After impeachment trial, GOP wants to move on, but Trump doesn't

GOP officials keep stressing the importance of moving on, while Trump keeps effectively replying, "Not yet, I'm busy with my enemies list."
Image: U.S. President Trump speaks at the American Farm Bureau Federation Annual Convention and Trade Show in Austin
President Donald Trump gives a speech at the American Farm Bureau Federation's Annual Convention and Trade Show in Austin, Texas on Jan. 19, 2020.Kevin Lamarque / Reuters

Ten days ago, as Senate Republicans were poised to vote against including witness testimony in Donald Trump's impeachment trial, the Senate GOP conference published a tweet signaling its intentions. "It's time to move on," Republicans said. "It's time to get back to work for the American people."

Several days later, after his party acquitted him, the president's campaign manager, Brad Parscale, added in a written statement, "[I]t's now time to get back to the business of the American people."

Trump has given every indication that he fundamentally disagrees. For the president, this is not a time for shifting energies into governing; this is instead a time for retaliation against those on his enemies list.

On Thursday morning, Trump used his National Prayer Breakfast remarks to lash out at perceived foes. On Thursday afternoon, he held a bizarre White House event celebrating his ability to get away with abusing the power of his office. A day later, the president called on Congress to "expunge" the record and make his impeachment go away. Around the same time, he ousted members of his team against whom he held a grudge.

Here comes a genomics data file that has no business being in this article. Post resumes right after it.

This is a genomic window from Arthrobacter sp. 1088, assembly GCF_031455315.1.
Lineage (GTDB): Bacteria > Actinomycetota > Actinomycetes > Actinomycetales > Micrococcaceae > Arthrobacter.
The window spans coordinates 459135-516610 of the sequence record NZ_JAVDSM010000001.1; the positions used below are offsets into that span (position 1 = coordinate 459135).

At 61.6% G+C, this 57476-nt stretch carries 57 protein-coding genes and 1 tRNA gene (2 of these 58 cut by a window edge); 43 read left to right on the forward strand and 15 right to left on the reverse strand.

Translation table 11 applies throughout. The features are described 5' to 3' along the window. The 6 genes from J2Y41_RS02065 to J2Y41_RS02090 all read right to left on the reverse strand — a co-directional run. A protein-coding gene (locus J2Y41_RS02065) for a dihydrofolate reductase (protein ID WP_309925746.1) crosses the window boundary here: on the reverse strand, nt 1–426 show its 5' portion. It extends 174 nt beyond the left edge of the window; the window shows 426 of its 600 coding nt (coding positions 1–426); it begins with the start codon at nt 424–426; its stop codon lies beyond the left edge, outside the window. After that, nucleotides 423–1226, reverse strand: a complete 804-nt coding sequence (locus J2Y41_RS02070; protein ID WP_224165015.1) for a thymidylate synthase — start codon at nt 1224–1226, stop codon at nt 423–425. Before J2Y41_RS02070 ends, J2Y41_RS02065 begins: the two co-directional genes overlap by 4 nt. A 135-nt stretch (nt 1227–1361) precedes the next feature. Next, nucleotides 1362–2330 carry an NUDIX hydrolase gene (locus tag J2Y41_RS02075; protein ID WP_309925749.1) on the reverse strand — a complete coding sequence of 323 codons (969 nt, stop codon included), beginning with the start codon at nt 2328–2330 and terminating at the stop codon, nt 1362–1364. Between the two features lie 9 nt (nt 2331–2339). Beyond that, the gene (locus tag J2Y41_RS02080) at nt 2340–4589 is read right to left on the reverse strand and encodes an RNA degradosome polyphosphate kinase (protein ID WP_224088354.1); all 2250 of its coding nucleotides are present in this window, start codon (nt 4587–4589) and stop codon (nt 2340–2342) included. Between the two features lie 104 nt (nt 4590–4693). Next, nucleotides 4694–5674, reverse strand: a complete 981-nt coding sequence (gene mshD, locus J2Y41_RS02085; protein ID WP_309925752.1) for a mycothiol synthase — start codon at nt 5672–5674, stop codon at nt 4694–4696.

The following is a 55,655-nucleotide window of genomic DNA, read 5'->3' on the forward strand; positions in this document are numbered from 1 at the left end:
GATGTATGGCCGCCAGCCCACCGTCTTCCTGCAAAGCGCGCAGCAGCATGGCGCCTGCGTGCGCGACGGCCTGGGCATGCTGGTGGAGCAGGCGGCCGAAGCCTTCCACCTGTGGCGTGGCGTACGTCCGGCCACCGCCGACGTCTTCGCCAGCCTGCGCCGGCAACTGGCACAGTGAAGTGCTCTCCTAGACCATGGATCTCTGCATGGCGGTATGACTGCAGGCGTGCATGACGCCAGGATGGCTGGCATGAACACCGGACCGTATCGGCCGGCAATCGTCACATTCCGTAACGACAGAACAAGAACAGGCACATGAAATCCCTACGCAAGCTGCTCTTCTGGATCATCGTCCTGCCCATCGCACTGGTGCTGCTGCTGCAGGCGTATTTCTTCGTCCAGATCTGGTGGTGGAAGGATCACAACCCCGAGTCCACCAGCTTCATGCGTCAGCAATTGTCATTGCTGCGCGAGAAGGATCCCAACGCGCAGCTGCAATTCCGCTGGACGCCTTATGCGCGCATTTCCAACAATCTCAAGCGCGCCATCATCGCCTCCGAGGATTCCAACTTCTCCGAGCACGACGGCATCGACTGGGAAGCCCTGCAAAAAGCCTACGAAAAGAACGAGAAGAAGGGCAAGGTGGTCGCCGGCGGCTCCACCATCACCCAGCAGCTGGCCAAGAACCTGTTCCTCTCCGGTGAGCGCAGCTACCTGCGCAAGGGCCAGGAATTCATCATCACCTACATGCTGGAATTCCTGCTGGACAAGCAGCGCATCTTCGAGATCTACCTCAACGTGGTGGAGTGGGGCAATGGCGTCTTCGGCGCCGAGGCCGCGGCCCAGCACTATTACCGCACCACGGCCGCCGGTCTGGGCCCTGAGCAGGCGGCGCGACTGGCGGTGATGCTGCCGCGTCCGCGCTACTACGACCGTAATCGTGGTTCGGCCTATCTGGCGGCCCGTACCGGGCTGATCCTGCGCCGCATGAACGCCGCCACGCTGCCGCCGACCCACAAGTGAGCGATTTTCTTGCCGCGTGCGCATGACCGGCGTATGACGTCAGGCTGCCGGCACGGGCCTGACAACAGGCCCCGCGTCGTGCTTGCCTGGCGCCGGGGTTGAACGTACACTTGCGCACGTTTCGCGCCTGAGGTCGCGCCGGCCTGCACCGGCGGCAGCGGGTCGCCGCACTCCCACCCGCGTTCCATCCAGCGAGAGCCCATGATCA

And as Politico noted, Trump kept the offensive going over the weekend via Twitter.

President Donald Trump isn't letting up on Sen. Mitt Romney during his post-acquittal victory lap.

Four days after the end of his impeachment trial, the president spent a sunny Sunday in D.C. continuing a weekend tweetstorm against the proceedings and his perceived foes — particularly targeting Romney, the lone Republican who voted to boot him from the White House.

At one point, the president thought it'd be a good idea to promote a tweet that accused Romney of having secret ties to Hunter Biden and a Ukrainian energy company. There's no reason whatsoever to believe that, but Trump apparently didn't care.

But that was just the start of a deeply misguided iceberg.

Trump also lashed out at Sen. Joe Manchin (D-W.Va.), who's apparently been rebranded as "Joe Munchkin," as well as Sen. Doug Jones (D-Ala.). The president also renewed his offensive against Rep. Debbie Dingell (D-Mich.) for reasons unknown.

What's more, it'd be a mistake to think Trump is simply interested in throwing around juvenile taunts and insults. The Washington Post reported over the weekend, "The president and his advisers have also discussed removing Michael Atkinson, the inspector general of the intelligence community, though no final decision has been made.... Some advisers have also counseled the president to remove Victoria Coates, the deputy national security adviser, who has told others in the White House that she fears her job is in jeopardy."

The result is a difficult dynamic for a variety of reasons, not the least of which is the contradiction between the Republican Party's posture and their president's actions: GOP officials keep stressing the importance of moving on from the impeachment ordeal, while Trump keeps effectively replying, "Not yet, I'm busy."

The president has a "revenge list" and he appears to have no intention of letting go of it anytime soon.

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